1927 Port Hood Ice Tragedy

In February 1927, two young men got caught out on the ice and one died. Here is the story according to The Smiths of Cape Breton: History of Port Hood and Port Hood Island (1967) by Perley Watts Smith:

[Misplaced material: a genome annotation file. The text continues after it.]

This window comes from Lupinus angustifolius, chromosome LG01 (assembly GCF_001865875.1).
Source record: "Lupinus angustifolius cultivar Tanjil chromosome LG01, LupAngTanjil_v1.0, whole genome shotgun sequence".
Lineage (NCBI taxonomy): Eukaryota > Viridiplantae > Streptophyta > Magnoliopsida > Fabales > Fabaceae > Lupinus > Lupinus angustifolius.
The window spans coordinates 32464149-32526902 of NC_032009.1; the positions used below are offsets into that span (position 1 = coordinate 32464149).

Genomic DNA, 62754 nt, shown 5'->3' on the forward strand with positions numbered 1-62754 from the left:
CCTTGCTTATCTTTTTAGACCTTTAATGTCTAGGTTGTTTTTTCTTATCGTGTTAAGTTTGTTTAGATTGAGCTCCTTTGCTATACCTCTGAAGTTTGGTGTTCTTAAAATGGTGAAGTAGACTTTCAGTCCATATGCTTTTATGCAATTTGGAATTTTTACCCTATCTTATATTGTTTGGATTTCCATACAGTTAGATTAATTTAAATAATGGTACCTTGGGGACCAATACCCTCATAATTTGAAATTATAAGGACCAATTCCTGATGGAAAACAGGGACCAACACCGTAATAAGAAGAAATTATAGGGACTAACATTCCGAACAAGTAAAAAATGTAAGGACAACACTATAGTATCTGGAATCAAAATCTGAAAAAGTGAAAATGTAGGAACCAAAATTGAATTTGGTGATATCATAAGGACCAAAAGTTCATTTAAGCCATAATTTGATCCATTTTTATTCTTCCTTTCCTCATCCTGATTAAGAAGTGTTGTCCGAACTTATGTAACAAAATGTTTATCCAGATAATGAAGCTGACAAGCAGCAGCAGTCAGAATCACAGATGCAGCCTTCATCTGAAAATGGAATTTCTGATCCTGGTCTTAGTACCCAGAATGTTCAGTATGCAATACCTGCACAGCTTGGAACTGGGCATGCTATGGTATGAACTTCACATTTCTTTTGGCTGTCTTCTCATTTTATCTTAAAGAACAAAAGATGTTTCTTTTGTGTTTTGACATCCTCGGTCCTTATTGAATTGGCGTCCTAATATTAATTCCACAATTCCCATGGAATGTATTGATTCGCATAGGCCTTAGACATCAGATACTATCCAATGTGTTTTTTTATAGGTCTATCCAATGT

John R. MacDonald and James Pervis, two young chaps who had watched a hockey game in Port Hood, decided to walk on the ice to Henry Island, a distance of approximately three miles. The ice parted and the two boys were left stranded on drifting ice. The night turned cold and stormy and they soon became exhausted climbing from clamper to clamper on the drifting ice and took shelter behind large ice clampers in an effort to keep from freezing. A search party was soon organized when they were reported missing and the following day they were located ten miles off Judique, near where the Halifax Motor Vessel “HURRY ON” foundered in 1935 with the loss of four men. John R. MacDonald was badly frozen by James Pervis, a native of Windsor, Nova Scotia, had perished during the night of February 12, 1927. (246)


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